Boost Your Endurance
Seven simple plans for running farther and faster.
BY AMBY BURFOOT
SEP 3, 2003
As runners, we all want to increase our endurance, but we’re often referring to two different things. The beginning runner wants to go farther—from 2 miles to 4 miles, then to 6. More experienced runners don’t see much point in running farther. (Isn’t 26.2 miles far enough?) These runners want to improve their speed-endurance—the pace at which they can cover substantial distances.
Fortunately, you can have it both ways. You can follow training plans that build the length of your long runs, and others that improve your speed-endurance.
Using such workouts, thousands of runners have dramatically improved their endurance. Craig Beesley, a beginning runner, extended his longest run from 30 seconds to nearly 3 hours. Doug Underwood, a successful marathoner, wanted to lower his best from 3:50 to 3:30 to qualify for the Boston Marathon. And Deena Drossin, the American 10K and cross-country star, wanted nothing less than to run the marathon faster than a legend, Joan Samuelson.
All three runners achieved their goals. Each used a different method. Which raises the point that exercise physiologist Kris Berg explains in his recent article, “Endurance Training and Performance in Runners,” in the journal Sports Medicine. “After decades of studying ways to improve endurance,” says Berg. “I’m leaning more than ever toward the great gestalt of mind-body wisdom, and encouraging runners to do what feels right.”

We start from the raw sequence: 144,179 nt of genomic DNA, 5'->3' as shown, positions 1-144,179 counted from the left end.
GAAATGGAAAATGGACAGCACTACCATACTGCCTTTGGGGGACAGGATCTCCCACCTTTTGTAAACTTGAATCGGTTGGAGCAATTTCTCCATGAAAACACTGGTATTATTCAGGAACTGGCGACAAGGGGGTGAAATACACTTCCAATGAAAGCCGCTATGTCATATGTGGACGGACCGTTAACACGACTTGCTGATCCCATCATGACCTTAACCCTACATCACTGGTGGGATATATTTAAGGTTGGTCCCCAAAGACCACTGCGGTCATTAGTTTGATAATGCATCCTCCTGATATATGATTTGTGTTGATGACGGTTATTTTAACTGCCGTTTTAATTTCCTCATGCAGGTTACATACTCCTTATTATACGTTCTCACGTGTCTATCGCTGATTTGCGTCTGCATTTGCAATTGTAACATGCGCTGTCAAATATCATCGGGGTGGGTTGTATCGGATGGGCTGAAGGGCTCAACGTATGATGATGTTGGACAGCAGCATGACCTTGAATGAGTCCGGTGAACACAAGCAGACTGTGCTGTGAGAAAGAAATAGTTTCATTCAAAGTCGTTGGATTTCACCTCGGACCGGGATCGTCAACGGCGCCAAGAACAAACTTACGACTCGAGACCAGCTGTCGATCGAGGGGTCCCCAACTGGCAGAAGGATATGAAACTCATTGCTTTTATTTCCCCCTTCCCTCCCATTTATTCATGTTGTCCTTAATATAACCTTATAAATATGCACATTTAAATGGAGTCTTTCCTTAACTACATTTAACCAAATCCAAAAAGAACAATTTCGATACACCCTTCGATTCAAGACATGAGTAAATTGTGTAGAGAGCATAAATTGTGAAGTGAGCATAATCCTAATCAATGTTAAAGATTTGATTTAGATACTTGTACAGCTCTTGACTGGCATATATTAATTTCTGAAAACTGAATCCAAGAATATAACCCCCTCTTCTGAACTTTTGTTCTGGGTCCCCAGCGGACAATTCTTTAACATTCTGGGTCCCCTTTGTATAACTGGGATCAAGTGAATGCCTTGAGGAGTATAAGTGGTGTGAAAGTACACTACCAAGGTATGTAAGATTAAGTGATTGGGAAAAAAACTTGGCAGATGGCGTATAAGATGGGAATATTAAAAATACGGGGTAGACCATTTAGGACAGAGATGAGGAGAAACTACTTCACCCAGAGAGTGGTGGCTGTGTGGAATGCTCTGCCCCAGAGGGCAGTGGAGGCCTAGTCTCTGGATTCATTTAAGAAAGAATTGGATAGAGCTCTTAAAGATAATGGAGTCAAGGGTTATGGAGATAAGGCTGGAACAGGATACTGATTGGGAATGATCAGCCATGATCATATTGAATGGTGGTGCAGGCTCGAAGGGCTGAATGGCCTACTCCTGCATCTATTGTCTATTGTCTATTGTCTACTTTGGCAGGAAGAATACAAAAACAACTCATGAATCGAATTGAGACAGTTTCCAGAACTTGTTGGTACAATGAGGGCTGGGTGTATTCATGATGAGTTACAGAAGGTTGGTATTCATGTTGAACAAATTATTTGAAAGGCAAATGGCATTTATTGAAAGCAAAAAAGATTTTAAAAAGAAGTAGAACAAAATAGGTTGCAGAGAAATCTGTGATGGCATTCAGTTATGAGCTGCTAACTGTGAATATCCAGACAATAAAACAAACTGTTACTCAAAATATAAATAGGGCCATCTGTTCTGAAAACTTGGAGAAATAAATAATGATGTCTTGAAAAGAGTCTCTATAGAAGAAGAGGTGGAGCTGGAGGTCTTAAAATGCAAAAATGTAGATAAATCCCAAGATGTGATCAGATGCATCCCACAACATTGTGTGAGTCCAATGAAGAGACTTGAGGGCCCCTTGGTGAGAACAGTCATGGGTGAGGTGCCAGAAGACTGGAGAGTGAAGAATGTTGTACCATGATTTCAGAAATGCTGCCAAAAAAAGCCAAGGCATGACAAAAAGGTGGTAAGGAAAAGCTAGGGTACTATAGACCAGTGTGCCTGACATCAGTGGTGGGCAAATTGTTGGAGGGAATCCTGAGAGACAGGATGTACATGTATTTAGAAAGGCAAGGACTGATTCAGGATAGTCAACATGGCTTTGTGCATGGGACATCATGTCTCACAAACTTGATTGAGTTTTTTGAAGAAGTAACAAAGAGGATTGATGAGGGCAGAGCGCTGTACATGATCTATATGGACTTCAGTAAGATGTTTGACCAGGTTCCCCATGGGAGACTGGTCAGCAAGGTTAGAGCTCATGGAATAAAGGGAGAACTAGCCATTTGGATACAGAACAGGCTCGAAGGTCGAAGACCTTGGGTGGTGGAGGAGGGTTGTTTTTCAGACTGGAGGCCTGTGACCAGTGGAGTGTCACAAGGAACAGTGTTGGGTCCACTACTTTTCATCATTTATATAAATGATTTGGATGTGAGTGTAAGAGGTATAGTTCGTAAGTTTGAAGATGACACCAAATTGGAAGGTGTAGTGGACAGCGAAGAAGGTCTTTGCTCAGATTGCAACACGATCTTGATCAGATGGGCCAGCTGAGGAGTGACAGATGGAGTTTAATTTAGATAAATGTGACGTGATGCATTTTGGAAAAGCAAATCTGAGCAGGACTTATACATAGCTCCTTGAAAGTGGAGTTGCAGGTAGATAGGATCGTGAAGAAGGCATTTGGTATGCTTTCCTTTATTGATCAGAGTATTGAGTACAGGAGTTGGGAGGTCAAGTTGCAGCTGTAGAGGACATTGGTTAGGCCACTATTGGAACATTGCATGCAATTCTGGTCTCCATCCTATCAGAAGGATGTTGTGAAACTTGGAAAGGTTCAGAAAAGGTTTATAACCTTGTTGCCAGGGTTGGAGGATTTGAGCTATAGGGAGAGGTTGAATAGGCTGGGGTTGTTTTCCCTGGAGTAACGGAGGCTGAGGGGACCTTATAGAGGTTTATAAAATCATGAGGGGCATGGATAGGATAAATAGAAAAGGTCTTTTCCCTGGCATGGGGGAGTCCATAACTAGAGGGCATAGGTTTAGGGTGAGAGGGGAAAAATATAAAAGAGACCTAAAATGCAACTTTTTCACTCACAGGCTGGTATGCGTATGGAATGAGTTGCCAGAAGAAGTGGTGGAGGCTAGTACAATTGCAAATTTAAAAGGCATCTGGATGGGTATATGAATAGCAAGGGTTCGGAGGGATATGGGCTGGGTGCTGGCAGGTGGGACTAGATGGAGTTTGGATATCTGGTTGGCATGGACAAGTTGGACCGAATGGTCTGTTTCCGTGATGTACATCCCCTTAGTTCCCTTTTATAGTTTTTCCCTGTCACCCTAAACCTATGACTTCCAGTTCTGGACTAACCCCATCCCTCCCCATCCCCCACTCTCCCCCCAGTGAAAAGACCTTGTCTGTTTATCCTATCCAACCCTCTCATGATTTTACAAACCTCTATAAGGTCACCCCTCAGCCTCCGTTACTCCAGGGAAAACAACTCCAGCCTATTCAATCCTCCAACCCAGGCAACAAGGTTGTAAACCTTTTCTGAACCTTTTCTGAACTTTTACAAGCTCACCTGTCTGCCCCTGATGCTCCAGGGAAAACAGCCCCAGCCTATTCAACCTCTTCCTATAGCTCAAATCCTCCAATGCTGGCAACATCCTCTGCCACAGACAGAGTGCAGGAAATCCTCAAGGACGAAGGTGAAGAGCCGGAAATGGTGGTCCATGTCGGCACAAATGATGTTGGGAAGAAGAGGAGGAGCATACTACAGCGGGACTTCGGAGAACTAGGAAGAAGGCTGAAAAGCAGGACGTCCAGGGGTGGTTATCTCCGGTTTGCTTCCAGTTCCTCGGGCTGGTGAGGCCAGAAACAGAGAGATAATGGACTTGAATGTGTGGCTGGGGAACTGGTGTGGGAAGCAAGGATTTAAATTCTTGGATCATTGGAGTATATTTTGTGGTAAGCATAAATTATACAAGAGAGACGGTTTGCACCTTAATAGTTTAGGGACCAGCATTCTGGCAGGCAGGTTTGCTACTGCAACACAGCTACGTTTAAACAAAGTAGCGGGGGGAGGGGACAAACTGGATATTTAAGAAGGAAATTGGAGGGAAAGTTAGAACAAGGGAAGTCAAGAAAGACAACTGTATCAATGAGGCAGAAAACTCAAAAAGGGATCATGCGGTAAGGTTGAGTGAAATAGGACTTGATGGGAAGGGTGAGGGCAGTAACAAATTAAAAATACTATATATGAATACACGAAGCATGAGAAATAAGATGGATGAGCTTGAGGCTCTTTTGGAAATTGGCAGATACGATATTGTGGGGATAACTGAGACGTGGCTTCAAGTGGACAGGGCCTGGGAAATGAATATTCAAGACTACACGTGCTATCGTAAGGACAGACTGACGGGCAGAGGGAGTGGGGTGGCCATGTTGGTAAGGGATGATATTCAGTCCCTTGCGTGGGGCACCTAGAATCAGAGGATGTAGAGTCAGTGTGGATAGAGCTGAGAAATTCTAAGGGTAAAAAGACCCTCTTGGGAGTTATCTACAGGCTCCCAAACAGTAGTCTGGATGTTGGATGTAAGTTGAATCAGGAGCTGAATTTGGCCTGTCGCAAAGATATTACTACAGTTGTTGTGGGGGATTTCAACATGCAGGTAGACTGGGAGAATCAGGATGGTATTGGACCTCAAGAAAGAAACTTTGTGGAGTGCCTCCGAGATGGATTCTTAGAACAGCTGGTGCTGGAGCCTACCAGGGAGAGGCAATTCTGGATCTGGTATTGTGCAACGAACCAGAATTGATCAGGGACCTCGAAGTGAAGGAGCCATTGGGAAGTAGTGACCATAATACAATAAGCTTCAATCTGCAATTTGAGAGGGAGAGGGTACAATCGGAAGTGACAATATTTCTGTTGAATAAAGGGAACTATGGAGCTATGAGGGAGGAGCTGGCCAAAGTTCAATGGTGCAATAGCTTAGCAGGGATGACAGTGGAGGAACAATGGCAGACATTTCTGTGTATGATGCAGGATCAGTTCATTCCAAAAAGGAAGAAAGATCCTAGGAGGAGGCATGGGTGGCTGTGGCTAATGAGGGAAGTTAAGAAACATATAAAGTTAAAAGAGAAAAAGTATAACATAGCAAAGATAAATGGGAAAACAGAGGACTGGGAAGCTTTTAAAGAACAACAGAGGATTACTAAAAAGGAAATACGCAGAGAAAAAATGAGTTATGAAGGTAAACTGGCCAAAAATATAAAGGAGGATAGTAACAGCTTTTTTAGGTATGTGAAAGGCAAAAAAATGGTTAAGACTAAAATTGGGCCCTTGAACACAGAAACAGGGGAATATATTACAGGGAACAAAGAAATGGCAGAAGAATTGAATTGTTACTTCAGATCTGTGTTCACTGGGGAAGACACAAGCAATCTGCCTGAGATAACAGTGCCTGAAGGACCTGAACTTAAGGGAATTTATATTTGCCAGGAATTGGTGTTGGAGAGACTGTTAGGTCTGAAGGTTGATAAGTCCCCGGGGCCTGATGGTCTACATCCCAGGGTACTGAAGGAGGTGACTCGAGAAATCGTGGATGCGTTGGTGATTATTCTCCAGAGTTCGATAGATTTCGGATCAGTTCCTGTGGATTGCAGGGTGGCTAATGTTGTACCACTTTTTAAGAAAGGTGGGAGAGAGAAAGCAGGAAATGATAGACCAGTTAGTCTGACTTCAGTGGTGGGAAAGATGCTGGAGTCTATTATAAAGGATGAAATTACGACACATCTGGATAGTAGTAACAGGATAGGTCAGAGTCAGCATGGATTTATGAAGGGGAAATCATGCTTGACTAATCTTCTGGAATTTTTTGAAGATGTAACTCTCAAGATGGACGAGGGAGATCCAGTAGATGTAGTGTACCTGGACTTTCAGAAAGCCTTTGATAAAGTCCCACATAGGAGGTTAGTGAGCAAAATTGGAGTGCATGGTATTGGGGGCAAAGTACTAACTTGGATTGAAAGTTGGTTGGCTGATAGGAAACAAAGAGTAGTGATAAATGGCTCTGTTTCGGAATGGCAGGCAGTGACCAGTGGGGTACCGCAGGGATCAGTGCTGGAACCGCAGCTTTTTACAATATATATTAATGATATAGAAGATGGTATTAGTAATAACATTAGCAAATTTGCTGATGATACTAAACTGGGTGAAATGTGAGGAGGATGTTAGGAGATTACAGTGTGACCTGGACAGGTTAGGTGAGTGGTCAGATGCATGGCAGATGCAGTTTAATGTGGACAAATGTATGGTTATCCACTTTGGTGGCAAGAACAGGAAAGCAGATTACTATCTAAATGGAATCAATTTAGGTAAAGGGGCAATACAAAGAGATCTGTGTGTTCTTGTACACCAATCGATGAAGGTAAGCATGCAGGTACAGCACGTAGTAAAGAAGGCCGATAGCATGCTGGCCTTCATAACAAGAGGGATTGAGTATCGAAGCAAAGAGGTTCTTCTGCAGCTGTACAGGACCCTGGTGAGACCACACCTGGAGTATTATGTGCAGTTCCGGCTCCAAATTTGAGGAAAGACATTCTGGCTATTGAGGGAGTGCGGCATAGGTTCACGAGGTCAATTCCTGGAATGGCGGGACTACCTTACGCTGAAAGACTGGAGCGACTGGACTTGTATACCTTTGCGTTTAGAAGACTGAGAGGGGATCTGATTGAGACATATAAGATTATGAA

In other words, different strokes for different folks. We’re not all the same. Genetic researchers refer to “high responders” and “low responders.” Sometimes we need to take different paths to reach our goals.
Here, you’ll find seven endurance-boosting strategies that have worked for a range of runners. Not all will work for you. But one or more will, and that should be enough to significantly increase your endurance, which means you’ll run stronger and easier than ever before.
Plan 1: Take One Step At A Time
If there is one overarching principle of endurance-building, this is it. Call it gradual adaptation. That is, be consistent, be patient, and build up slowly. This principle applies to all circumstances and all runners—the beginner who’s trying to make it around the block four times, as well as the 36-minute 10K runner who’s training for a first marathon with long runs that stretch to 12 miles, then 16, then 20.
The gradual-adaptation principle is deeply rooted in human physiology, and has worked for about a billion runners since Paleolithic man started stalking wild animals in East Africa 150,000 years ago. It still works today. Witness Craig Beesley of Moose Jaw, Saskatchewan, Canada.
When Beesley began running 2 years ago, he could only manage 30 seconds at a time, followed by 41/2 minutes of walking. But he didn’t let his lack of fitness discourage him. He simply repeated the cycle eight times (for a total of 40 minutes), and made sure he did three workouts a week.